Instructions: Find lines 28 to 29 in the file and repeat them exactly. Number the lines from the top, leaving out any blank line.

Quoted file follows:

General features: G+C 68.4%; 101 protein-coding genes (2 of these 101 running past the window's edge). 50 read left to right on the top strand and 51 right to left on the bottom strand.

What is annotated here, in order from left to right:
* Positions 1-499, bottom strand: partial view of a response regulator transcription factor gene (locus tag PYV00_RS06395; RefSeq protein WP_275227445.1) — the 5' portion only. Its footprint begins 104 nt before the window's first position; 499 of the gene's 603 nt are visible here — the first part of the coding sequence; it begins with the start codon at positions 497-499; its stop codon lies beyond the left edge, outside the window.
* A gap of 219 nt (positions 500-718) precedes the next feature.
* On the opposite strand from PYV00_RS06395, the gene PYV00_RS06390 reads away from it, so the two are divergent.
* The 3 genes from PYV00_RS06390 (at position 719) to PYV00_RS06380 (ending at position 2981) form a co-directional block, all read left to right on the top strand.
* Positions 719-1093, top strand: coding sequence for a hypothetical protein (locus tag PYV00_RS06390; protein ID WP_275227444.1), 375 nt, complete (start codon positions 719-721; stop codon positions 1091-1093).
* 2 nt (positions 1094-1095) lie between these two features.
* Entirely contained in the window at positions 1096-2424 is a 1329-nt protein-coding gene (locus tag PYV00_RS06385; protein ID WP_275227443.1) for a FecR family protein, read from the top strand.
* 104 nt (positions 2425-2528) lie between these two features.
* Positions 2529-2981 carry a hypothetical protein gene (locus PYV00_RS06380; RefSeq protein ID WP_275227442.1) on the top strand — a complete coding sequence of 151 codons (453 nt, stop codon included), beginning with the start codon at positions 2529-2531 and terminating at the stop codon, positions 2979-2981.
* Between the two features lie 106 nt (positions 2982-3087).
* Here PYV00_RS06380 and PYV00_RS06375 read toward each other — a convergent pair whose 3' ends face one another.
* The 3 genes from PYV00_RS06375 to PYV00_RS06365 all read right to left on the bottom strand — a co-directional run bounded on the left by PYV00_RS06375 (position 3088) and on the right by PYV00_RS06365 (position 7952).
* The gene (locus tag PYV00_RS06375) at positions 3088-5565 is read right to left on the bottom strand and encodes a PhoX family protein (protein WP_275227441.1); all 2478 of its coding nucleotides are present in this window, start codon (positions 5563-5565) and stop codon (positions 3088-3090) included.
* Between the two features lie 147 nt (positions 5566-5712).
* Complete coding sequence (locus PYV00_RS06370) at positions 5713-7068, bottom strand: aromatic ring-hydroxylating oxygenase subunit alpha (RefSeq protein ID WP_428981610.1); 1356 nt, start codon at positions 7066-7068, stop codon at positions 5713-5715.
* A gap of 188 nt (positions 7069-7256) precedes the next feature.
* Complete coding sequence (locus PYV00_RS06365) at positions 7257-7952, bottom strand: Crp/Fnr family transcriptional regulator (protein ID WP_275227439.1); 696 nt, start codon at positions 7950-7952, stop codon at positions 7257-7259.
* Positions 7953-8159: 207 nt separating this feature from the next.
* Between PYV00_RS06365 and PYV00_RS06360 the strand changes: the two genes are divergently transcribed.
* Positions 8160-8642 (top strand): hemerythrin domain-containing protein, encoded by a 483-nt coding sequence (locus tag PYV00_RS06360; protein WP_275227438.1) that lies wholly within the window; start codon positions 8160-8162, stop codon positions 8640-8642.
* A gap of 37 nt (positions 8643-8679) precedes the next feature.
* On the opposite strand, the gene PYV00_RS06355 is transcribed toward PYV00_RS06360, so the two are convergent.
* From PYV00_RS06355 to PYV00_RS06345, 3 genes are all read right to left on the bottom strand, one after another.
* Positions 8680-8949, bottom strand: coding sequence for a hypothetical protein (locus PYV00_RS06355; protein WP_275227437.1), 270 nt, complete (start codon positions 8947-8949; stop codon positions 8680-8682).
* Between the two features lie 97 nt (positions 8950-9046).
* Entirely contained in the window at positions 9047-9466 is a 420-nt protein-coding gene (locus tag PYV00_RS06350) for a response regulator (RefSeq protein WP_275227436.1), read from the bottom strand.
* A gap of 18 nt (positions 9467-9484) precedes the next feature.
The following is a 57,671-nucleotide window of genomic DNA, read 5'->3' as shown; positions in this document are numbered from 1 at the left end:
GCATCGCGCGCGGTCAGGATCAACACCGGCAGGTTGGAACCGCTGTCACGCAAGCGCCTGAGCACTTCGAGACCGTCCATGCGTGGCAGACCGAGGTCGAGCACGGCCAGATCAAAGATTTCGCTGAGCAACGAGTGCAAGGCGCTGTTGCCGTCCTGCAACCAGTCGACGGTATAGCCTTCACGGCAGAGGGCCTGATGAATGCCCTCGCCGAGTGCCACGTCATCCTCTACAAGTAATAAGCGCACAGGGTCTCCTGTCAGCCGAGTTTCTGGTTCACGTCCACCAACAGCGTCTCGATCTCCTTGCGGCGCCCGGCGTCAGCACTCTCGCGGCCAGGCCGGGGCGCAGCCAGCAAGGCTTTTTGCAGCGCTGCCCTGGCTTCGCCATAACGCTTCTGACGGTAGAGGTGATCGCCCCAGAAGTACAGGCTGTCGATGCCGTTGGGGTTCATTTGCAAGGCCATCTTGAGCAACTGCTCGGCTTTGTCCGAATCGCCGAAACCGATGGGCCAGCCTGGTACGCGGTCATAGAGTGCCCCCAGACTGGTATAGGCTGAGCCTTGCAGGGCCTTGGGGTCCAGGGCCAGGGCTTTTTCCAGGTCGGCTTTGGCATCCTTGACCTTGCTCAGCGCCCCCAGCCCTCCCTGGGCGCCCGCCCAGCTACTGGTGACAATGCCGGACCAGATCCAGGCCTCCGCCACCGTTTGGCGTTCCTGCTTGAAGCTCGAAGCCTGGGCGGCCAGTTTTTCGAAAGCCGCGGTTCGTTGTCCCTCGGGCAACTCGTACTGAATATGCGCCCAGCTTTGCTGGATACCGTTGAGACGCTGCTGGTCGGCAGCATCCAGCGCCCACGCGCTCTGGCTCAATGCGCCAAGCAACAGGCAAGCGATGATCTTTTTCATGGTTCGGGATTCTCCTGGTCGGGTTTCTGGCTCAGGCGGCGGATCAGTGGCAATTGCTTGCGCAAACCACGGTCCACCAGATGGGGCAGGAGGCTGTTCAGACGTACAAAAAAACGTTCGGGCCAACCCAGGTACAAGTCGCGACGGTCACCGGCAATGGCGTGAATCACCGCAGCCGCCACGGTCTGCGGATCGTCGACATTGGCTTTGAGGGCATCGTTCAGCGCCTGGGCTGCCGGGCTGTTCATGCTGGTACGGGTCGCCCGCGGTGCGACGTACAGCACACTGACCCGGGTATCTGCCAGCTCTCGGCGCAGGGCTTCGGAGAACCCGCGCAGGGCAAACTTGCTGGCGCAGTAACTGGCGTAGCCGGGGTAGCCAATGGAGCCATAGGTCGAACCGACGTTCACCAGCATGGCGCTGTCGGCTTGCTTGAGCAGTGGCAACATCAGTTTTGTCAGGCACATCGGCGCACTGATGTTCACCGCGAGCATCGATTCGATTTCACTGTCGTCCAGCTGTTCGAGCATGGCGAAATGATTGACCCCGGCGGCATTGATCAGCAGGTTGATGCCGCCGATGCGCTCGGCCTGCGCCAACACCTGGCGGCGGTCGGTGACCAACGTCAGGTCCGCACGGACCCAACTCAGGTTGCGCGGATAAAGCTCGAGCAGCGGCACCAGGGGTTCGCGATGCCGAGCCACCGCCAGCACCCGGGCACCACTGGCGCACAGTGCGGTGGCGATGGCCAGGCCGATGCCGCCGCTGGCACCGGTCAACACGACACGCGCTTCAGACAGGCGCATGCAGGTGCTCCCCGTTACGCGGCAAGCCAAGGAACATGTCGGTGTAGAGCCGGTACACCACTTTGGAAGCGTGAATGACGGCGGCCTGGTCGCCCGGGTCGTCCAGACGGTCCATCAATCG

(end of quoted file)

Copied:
* Entirely contained in the window at positions 9047-9466 is a 420-nt protein-coding gene (locus tag PYV00_RS06350) for a response regulator (RefSeq protein WP_275227436.1), read from the bottom strand.
* A gap of 18 nt (positions 9467-9484) precedes the next feature.